Table Of Contents

File Upload Progress Bar

This document describes how to add a File Upload Progress Bar to a project using a CherryPy filter and some Javascript. The goal is that when a user submits a form, progress bars should appear below the file inputs.

Note that this is very different than an AJAX File Uploader, which will be the topic of another tutorial.

We are going to start by using tg-admin quickstart to start a project, and we’ll finish with a form that has two progress bars on it that looks like this screenshot:


Functional, but not the prettiest thing in the world - right? To use this in an application, you might want to take out the transfer stats and leave just a progress bar with a nice background image on the progress bar instead of that basic blue block.

Not to worry! We’re going to keep the html for the progress bar in a template so you can customize the look and feel of the progress bar for your application. We will be using the kid template engine for this tutorial, but the templates are very simple and easy to convert to any of the other template engines supported by TurboGears.

The Javascript described in this example is unobtrusive, meaning that if Javascript is not available the form will still act like a regular html form with regular file inputs that will upload files to the server, but of course without the progress bars. Writing unobtrusive Javascript takes a few more lines of code than usual, but I’ll be sure to comment it well so it’s easy to understand.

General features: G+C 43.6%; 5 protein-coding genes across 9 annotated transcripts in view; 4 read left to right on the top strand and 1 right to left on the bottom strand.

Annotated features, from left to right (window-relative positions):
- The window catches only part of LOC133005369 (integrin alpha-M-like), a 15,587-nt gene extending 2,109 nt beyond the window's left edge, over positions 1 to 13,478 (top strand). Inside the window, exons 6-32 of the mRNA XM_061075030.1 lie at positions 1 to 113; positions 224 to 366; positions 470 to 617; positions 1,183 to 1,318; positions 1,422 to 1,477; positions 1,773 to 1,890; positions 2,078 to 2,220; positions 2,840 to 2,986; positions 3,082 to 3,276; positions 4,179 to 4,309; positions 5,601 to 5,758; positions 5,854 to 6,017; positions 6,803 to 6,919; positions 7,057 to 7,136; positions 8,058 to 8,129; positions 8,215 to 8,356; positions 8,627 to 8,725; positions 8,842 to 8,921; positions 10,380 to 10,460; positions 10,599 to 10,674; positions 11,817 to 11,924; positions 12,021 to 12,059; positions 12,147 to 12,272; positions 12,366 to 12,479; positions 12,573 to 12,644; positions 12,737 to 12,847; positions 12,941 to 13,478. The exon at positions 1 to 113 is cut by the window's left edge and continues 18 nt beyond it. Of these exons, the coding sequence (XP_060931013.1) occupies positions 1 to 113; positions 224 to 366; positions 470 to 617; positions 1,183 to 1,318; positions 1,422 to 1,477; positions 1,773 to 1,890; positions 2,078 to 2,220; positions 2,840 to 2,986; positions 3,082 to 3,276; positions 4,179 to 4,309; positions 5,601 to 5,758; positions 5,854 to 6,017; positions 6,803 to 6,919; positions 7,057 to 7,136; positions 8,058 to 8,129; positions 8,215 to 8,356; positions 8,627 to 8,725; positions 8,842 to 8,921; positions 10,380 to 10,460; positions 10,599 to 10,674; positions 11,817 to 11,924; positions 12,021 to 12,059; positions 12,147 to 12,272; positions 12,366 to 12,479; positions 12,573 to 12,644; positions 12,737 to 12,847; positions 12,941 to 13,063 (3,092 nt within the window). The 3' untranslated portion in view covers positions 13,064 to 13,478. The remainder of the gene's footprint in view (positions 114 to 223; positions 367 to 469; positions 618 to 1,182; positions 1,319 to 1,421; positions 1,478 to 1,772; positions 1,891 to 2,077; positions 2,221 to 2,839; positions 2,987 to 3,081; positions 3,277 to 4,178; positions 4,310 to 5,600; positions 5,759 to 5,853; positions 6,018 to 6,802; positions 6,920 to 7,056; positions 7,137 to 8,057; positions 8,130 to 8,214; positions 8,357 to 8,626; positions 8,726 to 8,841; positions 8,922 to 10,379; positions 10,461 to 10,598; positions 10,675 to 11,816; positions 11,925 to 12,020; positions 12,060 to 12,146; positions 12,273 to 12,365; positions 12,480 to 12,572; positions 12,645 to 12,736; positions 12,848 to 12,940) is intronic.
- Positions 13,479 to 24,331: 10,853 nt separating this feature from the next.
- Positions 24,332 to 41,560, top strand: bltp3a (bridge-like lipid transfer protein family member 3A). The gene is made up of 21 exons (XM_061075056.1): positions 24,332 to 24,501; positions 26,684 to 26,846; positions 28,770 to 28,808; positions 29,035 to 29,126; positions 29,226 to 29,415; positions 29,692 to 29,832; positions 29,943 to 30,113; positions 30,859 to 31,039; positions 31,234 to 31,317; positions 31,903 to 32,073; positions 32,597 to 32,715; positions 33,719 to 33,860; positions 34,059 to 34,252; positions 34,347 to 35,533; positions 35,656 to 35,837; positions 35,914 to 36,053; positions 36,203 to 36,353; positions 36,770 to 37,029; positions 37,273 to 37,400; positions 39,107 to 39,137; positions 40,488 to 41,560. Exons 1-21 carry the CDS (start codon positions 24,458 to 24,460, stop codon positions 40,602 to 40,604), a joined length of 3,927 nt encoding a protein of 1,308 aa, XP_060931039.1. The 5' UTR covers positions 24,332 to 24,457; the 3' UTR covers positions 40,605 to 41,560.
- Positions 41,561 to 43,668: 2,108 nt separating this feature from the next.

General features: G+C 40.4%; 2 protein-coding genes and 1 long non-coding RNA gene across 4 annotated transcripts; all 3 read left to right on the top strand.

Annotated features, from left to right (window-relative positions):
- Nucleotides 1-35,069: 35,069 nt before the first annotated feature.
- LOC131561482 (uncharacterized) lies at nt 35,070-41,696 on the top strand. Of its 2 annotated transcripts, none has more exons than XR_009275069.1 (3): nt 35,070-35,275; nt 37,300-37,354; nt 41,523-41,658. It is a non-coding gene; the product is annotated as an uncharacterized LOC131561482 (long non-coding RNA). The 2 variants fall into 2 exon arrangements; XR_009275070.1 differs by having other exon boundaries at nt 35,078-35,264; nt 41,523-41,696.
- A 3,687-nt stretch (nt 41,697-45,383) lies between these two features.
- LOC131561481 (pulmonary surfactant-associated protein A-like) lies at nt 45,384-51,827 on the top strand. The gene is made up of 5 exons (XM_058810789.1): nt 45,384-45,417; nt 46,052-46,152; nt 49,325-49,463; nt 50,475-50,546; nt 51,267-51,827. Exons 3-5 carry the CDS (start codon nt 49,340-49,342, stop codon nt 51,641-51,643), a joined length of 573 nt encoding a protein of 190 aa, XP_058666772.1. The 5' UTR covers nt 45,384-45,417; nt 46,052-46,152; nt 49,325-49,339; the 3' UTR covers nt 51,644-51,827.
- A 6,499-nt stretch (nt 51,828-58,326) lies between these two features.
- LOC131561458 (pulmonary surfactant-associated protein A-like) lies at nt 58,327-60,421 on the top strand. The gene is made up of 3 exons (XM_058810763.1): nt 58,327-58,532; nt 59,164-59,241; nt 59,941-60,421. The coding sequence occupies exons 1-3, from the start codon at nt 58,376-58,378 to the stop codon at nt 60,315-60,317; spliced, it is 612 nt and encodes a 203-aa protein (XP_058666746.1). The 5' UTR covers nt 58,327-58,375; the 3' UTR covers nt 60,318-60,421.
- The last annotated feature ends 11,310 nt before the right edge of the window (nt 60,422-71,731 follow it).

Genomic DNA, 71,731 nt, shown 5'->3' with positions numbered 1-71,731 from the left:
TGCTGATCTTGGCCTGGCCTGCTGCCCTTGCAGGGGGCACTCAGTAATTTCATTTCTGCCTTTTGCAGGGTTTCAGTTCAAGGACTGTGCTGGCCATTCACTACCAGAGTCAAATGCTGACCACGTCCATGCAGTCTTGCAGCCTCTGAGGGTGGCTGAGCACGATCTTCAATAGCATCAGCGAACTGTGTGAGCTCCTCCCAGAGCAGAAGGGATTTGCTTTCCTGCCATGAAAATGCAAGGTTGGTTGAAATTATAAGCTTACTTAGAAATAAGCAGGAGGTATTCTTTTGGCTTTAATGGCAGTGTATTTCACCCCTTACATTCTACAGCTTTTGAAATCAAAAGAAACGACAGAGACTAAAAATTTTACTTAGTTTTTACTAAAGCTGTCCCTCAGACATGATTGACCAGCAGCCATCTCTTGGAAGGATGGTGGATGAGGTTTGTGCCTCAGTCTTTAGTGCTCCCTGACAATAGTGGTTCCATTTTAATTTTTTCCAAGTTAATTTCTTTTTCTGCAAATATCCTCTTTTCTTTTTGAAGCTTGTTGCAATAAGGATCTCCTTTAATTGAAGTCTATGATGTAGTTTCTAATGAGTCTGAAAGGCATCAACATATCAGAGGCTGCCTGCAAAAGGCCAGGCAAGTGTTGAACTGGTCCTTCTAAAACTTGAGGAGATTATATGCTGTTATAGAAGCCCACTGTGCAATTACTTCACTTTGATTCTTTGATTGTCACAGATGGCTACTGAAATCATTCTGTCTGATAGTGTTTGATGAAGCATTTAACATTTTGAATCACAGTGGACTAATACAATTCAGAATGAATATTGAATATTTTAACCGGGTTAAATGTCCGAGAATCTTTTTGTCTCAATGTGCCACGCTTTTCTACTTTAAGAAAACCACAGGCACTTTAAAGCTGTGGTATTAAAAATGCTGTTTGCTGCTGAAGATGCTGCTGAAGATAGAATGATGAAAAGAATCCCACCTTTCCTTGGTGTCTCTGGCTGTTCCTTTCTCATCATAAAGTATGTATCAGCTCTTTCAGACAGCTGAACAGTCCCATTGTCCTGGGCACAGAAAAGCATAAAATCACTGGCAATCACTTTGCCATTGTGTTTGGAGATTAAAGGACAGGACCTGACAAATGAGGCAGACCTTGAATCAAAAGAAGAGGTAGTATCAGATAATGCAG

This tutorial should work on TurboGears 1.0 or 1.1. When TurboGears moves from CherryPy 2.2 to Pylons/Paste (around TurboGears 2.0), the CherryPy filter (UploadFilter) used in this solution will need to be rewritten as WSGI middleware.


The basic steps for this project are:

  1. Create a new TurboGears project
  2. Create a form with two file inputs
  3. Install tweekgeek’s UploadFilter for CherryPy
  4. Create a controller that handles the file uploads
  5. Create a progress bar template and JSON controller method
  6. Incorporate some javascript into the form to display the progress bar

1. Create a new TurboGears project

Type this at the command line to make your project skeleton:

$ tg-admin quickstart

Let’s call the project ‘filedrop’:

Enter project name: FileDrop
Enter package name [filedrop]:

Change to the directory created for you by tg-admin. From now on any path references during this tutorial will be relative to the project’s directory:

$ cd FileDrop/

At this point your project should be operational. Make sure this is the case by starting the built-in web server:

$ python